Today, public space has become a fruitful venue for surveillance of many kinds. Emerging surveillance technologies used by governments, corporations, and even individual members of the public are reshaping the very nature of physical public space. Especially in urban environments, the ability of individuals to remain private or anonymous is being challenged.

Surveillance, Privacy, and Public Space problematizes our traditional understanding of ‘public space’. The chapter authors explore intertwined concepts to develop current privacy theory and frame future scholarly debate on the regulation of surveillance in public spaces. This book also explores alternative understandings of the impacts that modern living and technological progress have on the experience of being in public, as well as the very nature of what public space really is.

Representing a range of disciplines and methods, this book provides a broad overview of the changing nature of public space and the complex interactions between emerging forms of surveillance and personal privacy in these public spaces. It will appeal to scholars and students in a variety of academic disciplines, including sociology, surveillance studies, urban studies, philosophy, law, communication and media studies, political science, and criminology.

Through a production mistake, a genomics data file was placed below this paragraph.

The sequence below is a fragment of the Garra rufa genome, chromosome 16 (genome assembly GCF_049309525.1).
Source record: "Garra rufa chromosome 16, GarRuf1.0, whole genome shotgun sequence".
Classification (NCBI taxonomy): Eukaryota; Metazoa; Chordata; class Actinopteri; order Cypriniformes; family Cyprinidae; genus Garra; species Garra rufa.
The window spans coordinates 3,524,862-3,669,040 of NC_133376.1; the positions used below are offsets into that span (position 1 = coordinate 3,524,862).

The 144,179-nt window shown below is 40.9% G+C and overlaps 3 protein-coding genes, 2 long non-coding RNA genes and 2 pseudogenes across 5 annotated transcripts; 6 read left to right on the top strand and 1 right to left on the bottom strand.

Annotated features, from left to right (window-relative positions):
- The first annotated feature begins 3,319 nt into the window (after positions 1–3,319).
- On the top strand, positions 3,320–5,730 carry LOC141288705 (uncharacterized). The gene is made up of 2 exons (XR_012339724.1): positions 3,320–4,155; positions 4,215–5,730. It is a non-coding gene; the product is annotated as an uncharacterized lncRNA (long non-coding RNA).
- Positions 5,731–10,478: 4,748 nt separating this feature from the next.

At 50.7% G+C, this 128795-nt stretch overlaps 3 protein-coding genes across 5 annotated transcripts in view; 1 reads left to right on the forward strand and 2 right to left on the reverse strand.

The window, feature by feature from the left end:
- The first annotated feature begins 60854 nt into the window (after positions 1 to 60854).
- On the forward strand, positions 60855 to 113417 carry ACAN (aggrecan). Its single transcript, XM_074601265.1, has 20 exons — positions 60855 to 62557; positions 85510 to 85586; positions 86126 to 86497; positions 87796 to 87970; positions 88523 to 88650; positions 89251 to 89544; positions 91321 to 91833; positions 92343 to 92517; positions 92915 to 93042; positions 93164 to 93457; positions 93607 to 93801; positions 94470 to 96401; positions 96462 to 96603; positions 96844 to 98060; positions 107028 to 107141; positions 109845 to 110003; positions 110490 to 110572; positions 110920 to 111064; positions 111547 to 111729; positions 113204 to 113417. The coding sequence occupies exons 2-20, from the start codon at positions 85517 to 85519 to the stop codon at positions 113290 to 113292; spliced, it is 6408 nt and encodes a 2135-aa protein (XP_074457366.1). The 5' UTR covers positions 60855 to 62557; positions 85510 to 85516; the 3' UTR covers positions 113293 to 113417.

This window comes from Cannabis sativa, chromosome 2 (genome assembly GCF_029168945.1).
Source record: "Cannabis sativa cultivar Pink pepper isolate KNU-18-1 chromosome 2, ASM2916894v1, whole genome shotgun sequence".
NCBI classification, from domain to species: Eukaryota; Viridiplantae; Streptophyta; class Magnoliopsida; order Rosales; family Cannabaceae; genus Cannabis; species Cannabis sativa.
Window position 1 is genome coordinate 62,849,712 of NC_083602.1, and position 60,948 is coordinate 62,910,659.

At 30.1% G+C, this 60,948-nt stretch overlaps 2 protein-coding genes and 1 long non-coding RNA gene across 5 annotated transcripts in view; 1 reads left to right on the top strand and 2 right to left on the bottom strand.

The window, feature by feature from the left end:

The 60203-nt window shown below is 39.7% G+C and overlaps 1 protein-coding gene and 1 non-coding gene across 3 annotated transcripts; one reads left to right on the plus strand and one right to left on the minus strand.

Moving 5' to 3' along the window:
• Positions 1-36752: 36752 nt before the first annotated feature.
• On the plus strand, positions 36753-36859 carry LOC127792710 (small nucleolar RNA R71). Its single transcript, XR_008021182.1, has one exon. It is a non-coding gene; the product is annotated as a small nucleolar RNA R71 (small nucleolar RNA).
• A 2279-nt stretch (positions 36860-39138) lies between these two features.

chapter 1|15 pages

Privacy and surveillance in the streets

An introduction

chapter 2|17 pages

In the privacy of our streets

chapter 3|18 pages

Building ivory surveillance towers

Transformations of public space in higher education

chapter 4|24 pages

The changing nature of public space in São Paulo

A taxonomic approach

chapter 5|24 pages

A window into the soul

Biosensing in public

chapter 6|20 pages

Adverse detection

The promise and peril of body-worn cameras

chapter 7|22 pages

“The end of privacy as we know it”

Reconsidering public space in the age of Google Glass

chapter 9|22 pages

Emergency calls with a photo attached

The effects of urging citizens to use their smartphones for surveillance

chapter |20 pages

10 “I’m a creep, I’m a weirdo” 1

Street photography in the serviceof the male gaze